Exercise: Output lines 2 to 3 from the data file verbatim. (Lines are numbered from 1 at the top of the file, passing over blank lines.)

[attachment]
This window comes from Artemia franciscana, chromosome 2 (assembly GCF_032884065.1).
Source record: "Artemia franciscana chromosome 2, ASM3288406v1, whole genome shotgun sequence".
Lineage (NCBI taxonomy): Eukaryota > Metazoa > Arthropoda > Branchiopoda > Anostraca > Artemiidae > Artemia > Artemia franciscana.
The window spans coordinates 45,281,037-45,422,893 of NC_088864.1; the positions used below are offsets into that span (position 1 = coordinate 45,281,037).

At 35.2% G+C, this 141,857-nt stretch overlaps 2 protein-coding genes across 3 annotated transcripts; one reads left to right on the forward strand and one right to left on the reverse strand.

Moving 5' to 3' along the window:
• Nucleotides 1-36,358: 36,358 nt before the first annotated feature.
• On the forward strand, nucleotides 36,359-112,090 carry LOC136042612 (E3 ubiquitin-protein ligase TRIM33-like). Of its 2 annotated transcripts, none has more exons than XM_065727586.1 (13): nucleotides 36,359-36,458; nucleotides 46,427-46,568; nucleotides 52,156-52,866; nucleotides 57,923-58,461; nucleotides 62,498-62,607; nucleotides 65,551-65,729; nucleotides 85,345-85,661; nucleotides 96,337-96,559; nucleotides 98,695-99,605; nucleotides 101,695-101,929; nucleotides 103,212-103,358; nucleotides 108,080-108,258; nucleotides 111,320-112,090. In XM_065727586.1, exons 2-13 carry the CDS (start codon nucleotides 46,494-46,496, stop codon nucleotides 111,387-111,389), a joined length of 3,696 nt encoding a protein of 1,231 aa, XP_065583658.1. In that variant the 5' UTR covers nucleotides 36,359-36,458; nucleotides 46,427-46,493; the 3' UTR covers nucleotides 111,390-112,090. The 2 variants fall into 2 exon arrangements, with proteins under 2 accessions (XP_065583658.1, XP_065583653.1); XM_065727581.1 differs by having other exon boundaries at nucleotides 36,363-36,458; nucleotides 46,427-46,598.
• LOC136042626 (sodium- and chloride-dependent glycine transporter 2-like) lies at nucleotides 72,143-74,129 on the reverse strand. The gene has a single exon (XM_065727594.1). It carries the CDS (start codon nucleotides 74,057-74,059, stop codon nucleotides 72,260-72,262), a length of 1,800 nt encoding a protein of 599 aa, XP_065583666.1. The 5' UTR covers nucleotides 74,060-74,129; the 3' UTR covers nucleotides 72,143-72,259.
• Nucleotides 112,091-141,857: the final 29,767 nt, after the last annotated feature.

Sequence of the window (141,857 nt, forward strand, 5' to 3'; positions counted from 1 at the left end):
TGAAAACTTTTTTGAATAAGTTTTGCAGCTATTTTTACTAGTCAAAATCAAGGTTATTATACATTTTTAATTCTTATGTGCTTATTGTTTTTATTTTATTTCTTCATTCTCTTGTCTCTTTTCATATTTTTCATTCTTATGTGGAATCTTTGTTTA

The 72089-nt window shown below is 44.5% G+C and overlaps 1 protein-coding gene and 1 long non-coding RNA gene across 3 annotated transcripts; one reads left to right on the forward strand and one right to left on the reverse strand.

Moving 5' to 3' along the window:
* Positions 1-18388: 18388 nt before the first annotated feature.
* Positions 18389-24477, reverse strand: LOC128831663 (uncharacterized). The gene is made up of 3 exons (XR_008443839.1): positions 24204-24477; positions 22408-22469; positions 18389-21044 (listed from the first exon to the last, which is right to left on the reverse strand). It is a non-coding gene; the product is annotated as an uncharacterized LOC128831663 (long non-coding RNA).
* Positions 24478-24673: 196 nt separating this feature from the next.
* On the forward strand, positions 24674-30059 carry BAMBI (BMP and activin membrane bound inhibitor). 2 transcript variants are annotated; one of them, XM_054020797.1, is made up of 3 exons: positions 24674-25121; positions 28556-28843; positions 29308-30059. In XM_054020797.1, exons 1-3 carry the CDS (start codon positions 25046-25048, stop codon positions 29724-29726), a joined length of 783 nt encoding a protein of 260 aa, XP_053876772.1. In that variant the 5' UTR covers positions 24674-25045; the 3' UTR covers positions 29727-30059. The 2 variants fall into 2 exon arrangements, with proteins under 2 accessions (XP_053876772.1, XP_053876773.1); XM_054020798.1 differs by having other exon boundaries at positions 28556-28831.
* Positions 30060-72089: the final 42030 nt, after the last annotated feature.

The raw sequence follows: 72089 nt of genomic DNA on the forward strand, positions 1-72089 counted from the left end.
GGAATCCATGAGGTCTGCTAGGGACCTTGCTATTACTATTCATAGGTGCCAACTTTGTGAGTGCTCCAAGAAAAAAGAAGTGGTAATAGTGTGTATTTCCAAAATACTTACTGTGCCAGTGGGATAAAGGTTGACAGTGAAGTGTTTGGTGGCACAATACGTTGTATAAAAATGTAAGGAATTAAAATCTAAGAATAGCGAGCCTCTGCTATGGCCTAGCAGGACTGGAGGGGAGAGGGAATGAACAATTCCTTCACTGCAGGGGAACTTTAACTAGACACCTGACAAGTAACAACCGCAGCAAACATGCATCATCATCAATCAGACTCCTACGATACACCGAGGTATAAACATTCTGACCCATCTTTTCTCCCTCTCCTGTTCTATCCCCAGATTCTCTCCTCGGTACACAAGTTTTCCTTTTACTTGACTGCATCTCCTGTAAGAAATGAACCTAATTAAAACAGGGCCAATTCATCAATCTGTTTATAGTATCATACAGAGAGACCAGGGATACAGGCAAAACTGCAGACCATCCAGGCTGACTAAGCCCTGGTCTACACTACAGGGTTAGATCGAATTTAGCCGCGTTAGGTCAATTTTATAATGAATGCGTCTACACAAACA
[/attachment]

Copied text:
Source record: "Artemia franciscana chromosome 2, ASM3288406v1, whole genome shotgun sequence".
Lineage (NCBI taxonomy): Eukaryota > Metazoa > Arthropoda > Branchiopoda > Anostraca > Artemiidae > Artemia > Artemia franciscana.